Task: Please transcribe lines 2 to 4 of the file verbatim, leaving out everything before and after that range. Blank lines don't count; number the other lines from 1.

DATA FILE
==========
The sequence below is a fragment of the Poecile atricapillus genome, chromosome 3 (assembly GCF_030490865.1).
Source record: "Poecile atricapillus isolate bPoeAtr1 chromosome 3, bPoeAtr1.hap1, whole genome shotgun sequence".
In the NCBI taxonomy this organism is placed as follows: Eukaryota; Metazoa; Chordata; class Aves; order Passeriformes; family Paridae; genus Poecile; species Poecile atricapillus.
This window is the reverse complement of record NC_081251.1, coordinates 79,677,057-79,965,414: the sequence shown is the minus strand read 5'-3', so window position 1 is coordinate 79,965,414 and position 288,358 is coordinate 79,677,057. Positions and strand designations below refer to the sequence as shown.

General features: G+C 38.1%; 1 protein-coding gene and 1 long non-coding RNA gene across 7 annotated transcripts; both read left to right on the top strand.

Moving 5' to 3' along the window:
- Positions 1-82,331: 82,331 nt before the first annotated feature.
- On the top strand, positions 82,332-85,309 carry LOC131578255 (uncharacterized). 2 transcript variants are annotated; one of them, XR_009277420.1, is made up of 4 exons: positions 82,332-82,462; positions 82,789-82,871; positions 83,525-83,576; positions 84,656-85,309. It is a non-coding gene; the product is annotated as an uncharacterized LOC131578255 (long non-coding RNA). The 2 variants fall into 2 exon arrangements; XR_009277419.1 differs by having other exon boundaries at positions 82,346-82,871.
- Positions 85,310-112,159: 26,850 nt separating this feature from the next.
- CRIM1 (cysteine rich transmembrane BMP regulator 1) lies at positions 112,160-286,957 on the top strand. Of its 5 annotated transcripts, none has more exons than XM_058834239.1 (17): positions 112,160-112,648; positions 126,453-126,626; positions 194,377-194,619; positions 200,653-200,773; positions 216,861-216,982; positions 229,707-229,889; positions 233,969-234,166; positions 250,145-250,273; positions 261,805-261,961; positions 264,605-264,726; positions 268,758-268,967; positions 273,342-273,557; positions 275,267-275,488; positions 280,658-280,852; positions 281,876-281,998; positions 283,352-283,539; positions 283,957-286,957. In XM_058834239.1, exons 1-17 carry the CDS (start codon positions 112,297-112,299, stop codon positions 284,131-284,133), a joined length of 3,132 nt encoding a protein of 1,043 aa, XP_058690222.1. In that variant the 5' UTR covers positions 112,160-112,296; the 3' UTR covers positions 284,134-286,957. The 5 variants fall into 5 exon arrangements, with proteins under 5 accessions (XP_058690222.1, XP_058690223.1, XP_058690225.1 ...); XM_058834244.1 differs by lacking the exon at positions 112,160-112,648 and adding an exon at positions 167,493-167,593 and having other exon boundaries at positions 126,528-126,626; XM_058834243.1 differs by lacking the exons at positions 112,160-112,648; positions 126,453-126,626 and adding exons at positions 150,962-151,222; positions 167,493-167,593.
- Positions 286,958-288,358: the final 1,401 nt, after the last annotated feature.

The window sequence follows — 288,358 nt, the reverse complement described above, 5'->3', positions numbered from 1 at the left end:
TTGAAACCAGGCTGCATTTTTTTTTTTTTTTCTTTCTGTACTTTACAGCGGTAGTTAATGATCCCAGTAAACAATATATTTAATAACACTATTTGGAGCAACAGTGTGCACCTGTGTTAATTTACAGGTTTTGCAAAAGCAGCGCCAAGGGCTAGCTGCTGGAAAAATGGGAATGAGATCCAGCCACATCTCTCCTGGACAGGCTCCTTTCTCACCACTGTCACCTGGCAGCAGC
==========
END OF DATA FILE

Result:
Source record: "Poecile atricapillus isolate bPoeAtr1 chromosome 3, bPoeAtr1.hap1, whole genome shotgun sequence".
In the NCBI taxonomy this organism is placed as follows: Eukaryota; Metazoa; Chordata; class Aves; order Passeriformes; family Paridae; genus Poecile; species Poecile atricapillus.
This window is the reverse complement of record NC_081251.1, coordinates 79,677,057-79,965,414: the sequence shown is the minus strand read 5'-3', so window position 1 is coordinate 79,965,414 and position 288,358 is coordinate 79,677,057. Positions and strand designations below refer to the sequence as shown.